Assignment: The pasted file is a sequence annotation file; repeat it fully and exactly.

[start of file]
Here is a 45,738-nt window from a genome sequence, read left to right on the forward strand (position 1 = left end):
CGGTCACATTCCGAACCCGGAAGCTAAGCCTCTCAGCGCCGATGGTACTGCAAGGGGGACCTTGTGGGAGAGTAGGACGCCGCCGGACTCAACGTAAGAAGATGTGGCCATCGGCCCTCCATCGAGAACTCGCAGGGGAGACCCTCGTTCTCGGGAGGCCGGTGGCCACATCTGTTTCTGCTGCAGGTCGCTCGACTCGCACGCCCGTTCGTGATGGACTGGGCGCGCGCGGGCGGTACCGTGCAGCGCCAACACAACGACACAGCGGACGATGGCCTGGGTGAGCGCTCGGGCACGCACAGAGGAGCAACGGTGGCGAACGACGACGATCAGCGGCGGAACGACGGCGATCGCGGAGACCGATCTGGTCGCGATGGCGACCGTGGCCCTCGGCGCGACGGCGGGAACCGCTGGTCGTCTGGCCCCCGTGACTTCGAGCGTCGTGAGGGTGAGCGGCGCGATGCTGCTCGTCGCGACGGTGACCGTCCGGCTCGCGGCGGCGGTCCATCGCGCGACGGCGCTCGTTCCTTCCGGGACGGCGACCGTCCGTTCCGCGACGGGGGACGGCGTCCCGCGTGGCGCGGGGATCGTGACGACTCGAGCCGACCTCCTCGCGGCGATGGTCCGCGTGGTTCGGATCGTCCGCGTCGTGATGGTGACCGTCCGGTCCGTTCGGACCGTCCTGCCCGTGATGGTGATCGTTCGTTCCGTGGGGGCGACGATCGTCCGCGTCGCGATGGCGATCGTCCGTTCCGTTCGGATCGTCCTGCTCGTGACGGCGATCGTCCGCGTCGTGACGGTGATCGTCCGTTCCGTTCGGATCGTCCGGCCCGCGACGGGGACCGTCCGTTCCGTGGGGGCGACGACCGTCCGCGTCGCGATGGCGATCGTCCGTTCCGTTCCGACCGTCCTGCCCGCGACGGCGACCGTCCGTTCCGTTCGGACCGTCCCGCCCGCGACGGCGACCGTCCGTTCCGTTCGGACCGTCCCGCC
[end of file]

Here is a 45,738-nt window from a genome sequence, read left to right on the forward strand (position 1 = left end):
CGGTCACATTCCGAACCCGGAAGCTAAGCCTCTCAGCGCCGATGGTACTGCAAGGGGGACCTTGTGGGAGAGTAGGACGCCGCCGGACTCAACGTAAGAAGATGTGGCCATCGGCCCTCCATCGAGAACTCGCAGGGGAGACCCTCGTTCTCGGGAGGCCGGTGGCCACATCTGTTTCTGCTGCAGGTCGCTCGACTCGCACGCCCGTTCGTGATGGACTGGGCGCGCGCGGGCGGTACCGTGCAGCGCCAACACAACGACACAGCGGACGATGGCCTGGGTGAGCGCTCGGGCACGCACAGAGGAGCAACGGTGGCGAACGACGACGATCAGCGGCGGAACGACGGCGATCGCGGAGACCGATCTGGTCGCGATGGCGACCGTGGCCCTCGGCGCGACGGCGGGAACCGCTGGTCGTCTGGCCCCCGTGACTTCGAGCGTCGTGAGGGTGAGCGGCGCGATGCTGCTCGTCGCGACGGTGACCGTCCGGCTCGCGGCGGCGGTCCATCGCGCGACGGCGCTCGTTCCTTCCGGGACGGCGACCGTCCGTTCCGCGACGGGGGACGGCGTCCCGCGTGGCGCGGGGATCGTGACGACTCGAGCCGACCTCCTCGCGGCGATGGTCCGCGTGGTTCGGATCGTCCGCGTCGTGATGGTGACCGTCCGGTCCGTTCGGACCGTCCTGCCCGTGATGGTGATCGTTCGTTCCGTGGGGGCGACGATCGTCCGCGTCGCGATGGCGATCGTCCGTTCCGTTCGGATCGTCCTGCTCGTGACGGCGATCGTCCGCGTCGTGACGGTGATCGTCCGTTCCGTTCGGATCGTCCGGCCCGCGACGGGGACCGTCCGTTCCGTGGGGGCGACGACCGTCCGCGTCGCGATGGCGATCGTCCGTTCCGTTCCGACCGTCCTGCCCGCGACGGCGACCGTCCGTTCCGTTCGGACCGTCCCGCCCGCGACGGCGACCGTCCGTTCCGTTCGGACCGTCCCGCC